ACLU Joins Republicans and Democrats to Support Bill to Steamline
Maryland's Bloated Prison System
FOR IMMEDIATE RELEASE
February 10, 2011
CONTACT: Meredith Curtis, ACLU of Maryland, 410-889-8555; firstname.lastname@example.org
BALTIMORE - The American Civil Liberties Union of Maryland today proudly joined a bipartisan group of legislators at a press conference to support proposed legislation that would begin to address the serious problem of over-incarceration in Maryland. The bill, sponsored by Del. Michael Hough (R-Frederick, Washington) in the Maryland House of Delegates and Senators Christopher Shank (R-Washington) and Lisa Gladden (D-Baltimore) in the state Senate (S.B. 801), would create a pilot program to streamline our parole system.
The new pilot parole sanctions program would ensure that those who committed violations are punished appropriately and those who deserve to remain on parole do so. It would prevent prison beds from being taken up by people who commit minor rule violations - such as forgetting about a parole meeting, being unable to pay court imposed fees, or missing their community service hours.
"It's hard to believe, but there are actually people behind bars right now because they missed parole meetings. The size of Maryland's corrections system has tripled in recent years and is now higher than the national average, mostly because we are sending more people who commit nonviolent offenses to jail," said Melissa Goemann, Legislative Director for the ACLU of Maryland. "This bill has the potential to not only create a more just criminal system, but also to achieve considerable benefits for the state's budget and for Maryland taxpayers. Maryland spends over $1 billion on corrections - we should put that money to better use."
Over one-third of prison admissions across the country are the result of parole violations, not of criminal convictions. States like Kansas, Hawaii, and Wyoming have already implemented parole sanctions systems, like the one proposed in Maryland, with positive results - reducing prison populations and their corrections budgets while maintaining public safety.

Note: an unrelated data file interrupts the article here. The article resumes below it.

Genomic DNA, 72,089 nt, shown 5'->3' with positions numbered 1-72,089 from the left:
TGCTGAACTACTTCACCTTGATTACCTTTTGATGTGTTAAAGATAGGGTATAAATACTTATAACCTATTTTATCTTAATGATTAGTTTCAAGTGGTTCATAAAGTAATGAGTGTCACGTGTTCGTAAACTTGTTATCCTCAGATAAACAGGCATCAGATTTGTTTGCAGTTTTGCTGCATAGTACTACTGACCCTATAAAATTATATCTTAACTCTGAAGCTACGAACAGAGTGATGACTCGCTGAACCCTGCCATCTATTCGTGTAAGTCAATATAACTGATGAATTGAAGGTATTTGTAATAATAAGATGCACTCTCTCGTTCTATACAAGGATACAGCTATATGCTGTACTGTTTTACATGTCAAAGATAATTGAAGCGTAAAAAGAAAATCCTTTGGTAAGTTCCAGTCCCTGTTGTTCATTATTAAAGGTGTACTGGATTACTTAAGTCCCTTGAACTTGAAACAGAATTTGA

In Baltimore alone, more than half of African American men between the ages of 20 and 30 are under the control of the Maryland corrections system - most serving lengthy sentences for nonviolent offenses. For many, the criminal justice system is now seen as the new Jim Crow, given the disproportionate representation of communities of color in the system and the enormous costs to these communities.
"Around the country, there is a growing consensus among legislators and advocates on both sides of the aisle that we are throwing too many people into prison who don't deserve to be there. We are advocating to reform our criminal justice system so that it protects public safety and civil rights and liberties, while also saving taxpayer dollars," said Inimai Chettiar, Policy Counsel for the ACLU Center for Justice. "Reform in Maryland is a top priority for the ACLU due to the drastic racial disparities in the criminal system here."
The growing problem of over-incarceration has prompted the ACLU to be even more proactive in reforming criminal justice systems nationwide. The ACLU of Maryland supports the parole sanctions bill and will further engage lawmakers to ensure that the pilot program protects the civil rights and liberties of Maryland citizens. Notably, the bill is supported by advocates from across the political spectrum.